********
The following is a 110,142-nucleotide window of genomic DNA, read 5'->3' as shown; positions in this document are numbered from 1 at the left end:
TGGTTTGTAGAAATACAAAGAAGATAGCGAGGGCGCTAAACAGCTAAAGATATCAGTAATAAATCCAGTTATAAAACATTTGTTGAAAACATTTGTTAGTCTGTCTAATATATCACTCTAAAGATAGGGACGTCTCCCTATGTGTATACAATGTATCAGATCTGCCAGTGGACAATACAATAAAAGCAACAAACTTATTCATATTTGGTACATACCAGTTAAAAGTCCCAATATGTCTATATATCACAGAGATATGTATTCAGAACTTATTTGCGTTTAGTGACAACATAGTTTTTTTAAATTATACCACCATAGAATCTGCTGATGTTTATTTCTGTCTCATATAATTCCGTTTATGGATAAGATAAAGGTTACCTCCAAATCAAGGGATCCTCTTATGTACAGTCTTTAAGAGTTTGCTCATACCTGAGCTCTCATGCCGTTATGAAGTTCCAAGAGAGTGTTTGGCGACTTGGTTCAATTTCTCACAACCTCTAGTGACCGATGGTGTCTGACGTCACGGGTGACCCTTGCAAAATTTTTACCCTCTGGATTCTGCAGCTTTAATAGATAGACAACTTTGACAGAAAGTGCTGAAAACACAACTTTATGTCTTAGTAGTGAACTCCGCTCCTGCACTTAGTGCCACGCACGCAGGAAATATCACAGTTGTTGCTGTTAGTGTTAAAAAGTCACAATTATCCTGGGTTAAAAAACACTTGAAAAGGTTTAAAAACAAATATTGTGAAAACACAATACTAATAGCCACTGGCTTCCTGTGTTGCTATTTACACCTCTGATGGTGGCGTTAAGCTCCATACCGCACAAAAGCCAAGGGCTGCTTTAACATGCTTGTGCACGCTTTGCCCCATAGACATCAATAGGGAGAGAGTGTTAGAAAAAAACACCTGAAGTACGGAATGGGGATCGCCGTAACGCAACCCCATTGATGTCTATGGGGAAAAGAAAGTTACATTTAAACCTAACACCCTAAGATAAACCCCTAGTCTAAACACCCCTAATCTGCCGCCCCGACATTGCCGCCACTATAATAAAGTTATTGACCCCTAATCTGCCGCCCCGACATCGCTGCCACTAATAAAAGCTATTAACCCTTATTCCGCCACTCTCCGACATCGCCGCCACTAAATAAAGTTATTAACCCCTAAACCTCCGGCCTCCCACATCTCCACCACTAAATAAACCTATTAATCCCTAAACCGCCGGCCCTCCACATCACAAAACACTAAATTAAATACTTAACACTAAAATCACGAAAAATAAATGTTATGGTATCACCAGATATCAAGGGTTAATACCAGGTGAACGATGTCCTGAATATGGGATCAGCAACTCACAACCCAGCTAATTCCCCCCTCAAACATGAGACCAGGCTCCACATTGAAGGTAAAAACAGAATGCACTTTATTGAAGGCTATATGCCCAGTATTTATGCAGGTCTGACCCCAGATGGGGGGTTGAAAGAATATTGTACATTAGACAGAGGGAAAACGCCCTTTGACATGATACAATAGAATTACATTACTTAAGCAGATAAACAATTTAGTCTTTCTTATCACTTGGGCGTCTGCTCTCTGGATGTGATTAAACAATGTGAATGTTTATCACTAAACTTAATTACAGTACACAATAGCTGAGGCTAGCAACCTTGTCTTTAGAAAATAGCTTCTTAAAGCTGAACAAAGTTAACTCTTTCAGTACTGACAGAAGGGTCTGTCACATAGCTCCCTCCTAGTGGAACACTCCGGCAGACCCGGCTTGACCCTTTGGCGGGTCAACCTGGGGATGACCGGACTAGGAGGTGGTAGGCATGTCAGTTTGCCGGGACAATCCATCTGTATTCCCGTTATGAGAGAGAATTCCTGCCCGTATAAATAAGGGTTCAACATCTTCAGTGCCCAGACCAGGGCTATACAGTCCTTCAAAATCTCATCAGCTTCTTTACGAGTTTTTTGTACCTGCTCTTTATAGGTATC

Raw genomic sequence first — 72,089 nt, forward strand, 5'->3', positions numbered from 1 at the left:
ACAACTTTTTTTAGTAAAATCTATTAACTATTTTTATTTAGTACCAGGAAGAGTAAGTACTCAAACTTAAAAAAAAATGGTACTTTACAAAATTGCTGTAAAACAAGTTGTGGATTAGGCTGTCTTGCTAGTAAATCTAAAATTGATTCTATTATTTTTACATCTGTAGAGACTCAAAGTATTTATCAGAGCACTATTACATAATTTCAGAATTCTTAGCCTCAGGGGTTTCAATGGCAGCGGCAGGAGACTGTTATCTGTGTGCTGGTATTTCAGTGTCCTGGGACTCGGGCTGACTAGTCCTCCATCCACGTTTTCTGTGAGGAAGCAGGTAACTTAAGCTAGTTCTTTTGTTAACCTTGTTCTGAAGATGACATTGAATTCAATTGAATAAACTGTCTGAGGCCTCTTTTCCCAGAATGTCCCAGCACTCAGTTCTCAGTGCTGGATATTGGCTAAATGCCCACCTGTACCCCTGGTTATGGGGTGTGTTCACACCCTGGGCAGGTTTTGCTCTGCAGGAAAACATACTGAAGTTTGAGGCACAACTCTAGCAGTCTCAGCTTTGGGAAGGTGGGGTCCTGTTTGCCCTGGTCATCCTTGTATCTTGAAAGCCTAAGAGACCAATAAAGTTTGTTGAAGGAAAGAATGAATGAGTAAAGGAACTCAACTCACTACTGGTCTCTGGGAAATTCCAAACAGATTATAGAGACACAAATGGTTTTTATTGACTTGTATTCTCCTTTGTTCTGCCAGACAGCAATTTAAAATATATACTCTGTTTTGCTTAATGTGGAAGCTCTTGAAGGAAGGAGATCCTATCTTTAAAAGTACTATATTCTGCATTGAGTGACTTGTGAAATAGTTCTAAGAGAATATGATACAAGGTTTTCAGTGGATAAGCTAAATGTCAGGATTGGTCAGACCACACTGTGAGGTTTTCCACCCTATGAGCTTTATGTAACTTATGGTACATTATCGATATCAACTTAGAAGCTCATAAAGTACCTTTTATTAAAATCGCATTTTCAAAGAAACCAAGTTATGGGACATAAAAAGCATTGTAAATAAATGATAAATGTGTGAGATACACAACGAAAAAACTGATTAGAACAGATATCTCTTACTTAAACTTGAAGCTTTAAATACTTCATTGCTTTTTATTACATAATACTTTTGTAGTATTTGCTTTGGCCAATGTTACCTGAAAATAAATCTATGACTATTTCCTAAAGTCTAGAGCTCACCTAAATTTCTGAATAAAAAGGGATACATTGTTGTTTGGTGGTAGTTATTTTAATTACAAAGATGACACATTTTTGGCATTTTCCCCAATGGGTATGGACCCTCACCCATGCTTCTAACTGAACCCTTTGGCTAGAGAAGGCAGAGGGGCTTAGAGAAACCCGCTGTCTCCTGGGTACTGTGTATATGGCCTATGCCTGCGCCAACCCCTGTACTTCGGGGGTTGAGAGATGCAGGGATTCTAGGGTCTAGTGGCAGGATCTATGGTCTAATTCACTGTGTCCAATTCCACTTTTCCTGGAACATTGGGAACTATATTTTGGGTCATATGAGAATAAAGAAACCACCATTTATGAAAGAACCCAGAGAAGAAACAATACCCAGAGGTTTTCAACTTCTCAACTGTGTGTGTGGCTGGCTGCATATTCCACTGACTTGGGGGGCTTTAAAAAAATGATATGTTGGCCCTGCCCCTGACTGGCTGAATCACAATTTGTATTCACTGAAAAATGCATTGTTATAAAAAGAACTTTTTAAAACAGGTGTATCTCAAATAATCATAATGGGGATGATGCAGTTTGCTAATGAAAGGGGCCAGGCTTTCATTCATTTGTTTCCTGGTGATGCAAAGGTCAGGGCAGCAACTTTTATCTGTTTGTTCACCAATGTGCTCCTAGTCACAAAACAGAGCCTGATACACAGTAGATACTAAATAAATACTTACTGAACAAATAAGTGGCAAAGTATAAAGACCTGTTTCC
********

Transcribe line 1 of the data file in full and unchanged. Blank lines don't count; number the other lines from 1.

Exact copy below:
The following is a 110,142-nucleotide window of genomic DNA, read 5'->3' as shown; positions in this document are numbered from 1 at the left end: